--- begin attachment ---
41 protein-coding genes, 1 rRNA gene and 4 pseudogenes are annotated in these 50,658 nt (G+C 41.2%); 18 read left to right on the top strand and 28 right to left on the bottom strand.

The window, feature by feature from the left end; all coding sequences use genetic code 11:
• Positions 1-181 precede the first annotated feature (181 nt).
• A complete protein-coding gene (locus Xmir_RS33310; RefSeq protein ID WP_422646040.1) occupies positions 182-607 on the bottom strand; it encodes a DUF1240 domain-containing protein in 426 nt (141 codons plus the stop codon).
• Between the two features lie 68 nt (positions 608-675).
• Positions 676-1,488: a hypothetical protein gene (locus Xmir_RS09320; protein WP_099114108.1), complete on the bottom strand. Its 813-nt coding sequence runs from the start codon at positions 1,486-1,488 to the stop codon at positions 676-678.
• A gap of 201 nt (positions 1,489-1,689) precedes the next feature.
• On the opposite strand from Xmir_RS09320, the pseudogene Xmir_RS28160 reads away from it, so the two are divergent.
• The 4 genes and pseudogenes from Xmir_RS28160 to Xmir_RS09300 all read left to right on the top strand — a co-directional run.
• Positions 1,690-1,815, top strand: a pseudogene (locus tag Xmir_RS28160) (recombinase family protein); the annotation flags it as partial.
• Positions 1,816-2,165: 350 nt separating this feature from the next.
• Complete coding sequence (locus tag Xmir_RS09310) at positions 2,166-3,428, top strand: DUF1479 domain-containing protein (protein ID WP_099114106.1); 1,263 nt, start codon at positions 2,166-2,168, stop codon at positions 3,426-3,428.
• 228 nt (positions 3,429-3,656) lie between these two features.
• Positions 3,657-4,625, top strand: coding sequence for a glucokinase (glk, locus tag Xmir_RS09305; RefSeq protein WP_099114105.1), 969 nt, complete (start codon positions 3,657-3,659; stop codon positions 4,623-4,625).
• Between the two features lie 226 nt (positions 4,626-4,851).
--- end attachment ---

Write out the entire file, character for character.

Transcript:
41 protein-coding genes, 1 rRNA gene and 4 pseudogenes are annotated in these 50,658 nt (G+C 41.2%); 18 read left to right on the top strand and 28 right to left on the bottom strand.

The window, feature by feature from the left end; all coding sequences use genetic code 11:
• Positions 1-181 precede the first annotated feature (181 nt).
• A complete protein-coding gene (locus Xmir_RS33310; RefSeq protein ID WP_422646040.1) occupies positions 182-607 on the bottom strand; it encodes a DUF1240 domain-containing protein in 426 nt (141 codons plus the stop codon).
• Between the two features lie 68 nt (positions 608-675).
• Positions 676-1,488: a hypothetical protein gene (locus Xmir_RS09320; protein WP_099114108.1), complete on the bottom strand. Its 813-nt coding sequence runs from the start codon at positions 1,486-1,488 to the stop codon at positions 676-678.
• A gap of 201 nt (positions 1,489-1,689) precedes the next feature.
• On the opposite strand from Xmir_RS09320, the pseudogene Xmir_RS28160 reads away from it, so the two are divergent.
• The 4 genes and pseudogenes from Xmir_RS28160 to Xmir_RS09300 all read left to right on the top strand — a co-directional run.
• Positions 1,690-1,815, top strand: a pseudogene (locus tag Xmir_RS28160) (recombinase family protein); the annotation flags it as partial.
• Positions 1,816-2,165: 350 nt separating this feature from the next.
• Complete coding sequence (locus tag Xmir_RS09310) at positions 2,166-3,428, top strand: DUF1479 domain-containing protein (protein ID WP_099114106.1); 1,263 nt, start codon at positions 2,166-2,168, stop codon at positions 3,426-3,428.
• 228 nt (positions 3,429-3,656) lie between these two features.
• Positions 3,657-4,625, top strand: coding sequence for a glucokinase (glk, locus tag Xmir_RS09305; RefSeq protein WP_099114105.1), 969 nt, complete (start codon positions 3,657-3,659; stop codon positions 4,623-4,625).
• Between the two features lie 226 nt (positions 4,626-4,851).